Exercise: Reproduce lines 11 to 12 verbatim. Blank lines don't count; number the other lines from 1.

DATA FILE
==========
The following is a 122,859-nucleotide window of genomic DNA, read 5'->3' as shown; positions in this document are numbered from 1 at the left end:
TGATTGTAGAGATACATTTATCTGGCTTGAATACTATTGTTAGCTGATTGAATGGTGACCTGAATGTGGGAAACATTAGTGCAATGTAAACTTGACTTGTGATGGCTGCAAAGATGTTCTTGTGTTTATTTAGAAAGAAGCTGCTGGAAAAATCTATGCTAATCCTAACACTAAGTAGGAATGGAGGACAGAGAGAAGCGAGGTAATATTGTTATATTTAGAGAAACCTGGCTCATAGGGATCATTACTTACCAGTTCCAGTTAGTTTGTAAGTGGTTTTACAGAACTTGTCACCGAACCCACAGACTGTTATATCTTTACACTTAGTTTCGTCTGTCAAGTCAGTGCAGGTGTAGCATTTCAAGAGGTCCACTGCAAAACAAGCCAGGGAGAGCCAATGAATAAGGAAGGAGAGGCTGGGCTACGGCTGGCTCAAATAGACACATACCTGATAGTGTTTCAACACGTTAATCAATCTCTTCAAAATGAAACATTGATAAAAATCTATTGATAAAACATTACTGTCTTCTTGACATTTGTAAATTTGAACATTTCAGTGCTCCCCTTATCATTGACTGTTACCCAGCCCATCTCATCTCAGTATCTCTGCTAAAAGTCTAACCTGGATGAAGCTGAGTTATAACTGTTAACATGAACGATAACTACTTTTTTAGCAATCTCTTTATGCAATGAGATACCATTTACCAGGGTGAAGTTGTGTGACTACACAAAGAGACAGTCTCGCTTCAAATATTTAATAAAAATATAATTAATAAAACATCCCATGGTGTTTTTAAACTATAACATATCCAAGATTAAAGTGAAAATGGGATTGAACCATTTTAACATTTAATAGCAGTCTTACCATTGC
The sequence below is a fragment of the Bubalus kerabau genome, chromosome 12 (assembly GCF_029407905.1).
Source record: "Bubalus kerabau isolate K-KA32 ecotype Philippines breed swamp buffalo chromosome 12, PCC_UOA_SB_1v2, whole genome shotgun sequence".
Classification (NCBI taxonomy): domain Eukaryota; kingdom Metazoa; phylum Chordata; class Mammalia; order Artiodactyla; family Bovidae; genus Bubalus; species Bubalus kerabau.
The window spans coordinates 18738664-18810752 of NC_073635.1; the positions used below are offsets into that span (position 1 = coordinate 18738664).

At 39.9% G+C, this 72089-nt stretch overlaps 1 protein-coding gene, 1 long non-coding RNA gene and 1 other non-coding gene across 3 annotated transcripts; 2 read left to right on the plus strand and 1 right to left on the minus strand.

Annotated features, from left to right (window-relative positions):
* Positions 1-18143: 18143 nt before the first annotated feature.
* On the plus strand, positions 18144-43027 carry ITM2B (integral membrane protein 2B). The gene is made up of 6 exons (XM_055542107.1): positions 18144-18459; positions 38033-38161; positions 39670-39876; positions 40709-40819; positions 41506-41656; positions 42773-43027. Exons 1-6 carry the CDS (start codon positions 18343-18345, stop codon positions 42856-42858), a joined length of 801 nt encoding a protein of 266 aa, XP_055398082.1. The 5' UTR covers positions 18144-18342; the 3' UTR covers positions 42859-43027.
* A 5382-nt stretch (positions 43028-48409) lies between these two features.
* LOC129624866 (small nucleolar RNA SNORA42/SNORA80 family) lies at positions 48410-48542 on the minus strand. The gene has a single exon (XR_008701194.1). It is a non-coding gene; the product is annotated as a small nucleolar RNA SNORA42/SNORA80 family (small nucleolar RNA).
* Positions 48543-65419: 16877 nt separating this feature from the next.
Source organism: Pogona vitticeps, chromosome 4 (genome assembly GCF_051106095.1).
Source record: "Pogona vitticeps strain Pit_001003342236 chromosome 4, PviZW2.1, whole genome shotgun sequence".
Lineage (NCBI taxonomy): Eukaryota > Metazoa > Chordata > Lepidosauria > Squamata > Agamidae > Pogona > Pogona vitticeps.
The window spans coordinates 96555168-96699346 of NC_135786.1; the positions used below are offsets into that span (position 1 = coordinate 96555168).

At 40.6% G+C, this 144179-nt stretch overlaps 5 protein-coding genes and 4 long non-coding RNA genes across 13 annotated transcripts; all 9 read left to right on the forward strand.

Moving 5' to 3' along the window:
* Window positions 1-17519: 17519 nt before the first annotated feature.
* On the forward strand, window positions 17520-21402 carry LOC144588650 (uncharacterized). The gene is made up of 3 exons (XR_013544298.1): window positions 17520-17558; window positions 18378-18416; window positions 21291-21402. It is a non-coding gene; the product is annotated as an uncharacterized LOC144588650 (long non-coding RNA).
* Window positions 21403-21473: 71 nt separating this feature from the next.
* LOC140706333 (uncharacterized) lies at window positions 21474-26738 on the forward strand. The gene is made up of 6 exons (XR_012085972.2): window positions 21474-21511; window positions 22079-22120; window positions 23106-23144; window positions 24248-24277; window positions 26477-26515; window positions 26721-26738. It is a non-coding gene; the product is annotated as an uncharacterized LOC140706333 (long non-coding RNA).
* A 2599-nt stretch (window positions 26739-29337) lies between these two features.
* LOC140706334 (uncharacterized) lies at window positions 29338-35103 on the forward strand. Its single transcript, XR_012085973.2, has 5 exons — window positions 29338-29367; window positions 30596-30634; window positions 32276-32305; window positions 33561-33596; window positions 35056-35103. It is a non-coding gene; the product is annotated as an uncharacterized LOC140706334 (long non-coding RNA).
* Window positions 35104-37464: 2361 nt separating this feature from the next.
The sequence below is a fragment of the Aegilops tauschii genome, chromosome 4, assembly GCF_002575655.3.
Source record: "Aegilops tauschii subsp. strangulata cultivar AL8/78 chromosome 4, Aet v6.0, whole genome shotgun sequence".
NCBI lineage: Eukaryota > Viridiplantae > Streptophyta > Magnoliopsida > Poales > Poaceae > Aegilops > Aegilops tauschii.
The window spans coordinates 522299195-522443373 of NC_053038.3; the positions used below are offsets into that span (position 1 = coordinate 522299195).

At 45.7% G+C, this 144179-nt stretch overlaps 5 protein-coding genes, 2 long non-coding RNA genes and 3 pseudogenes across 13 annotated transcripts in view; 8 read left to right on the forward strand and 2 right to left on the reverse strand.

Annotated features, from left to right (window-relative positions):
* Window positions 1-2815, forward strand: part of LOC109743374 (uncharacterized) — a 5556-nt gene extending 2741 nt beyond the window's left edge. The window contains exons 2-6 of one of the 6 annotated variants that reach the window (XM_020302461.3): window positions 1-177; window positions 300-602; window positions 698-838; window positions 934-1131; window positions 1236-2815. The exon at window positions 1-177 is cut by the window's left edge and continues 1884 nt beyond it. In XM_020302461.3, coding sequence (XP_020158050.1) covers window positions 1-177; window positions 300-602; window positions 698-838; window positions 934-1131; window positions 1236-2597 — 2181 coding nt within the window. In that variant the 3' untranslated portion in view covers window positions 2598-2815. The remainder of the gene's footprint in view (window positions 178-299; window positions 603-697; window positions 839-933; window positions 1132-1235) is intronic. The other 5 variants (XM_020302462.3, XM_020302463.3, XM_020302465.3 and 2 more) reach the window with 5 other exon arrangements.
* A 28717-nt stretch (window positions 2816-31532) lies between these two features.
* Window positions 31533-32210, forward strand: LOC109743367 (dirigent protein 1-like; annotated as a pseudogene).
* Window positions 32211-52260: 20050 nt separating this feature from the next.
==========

* A 5382-nt stretch (positions 43028-48409) lies between these two features.
* LOC129624866 (small nucleolar RNA SNORA42/SNORA80 family) lies at positions 48410-48542 on the minus strand. The gene has a single exon (XR_008701194.1). It is a non-coding gene; the product is annotated as a small nucleolar RNA SNORA42/SNORA80 family (small nucleolar RNA).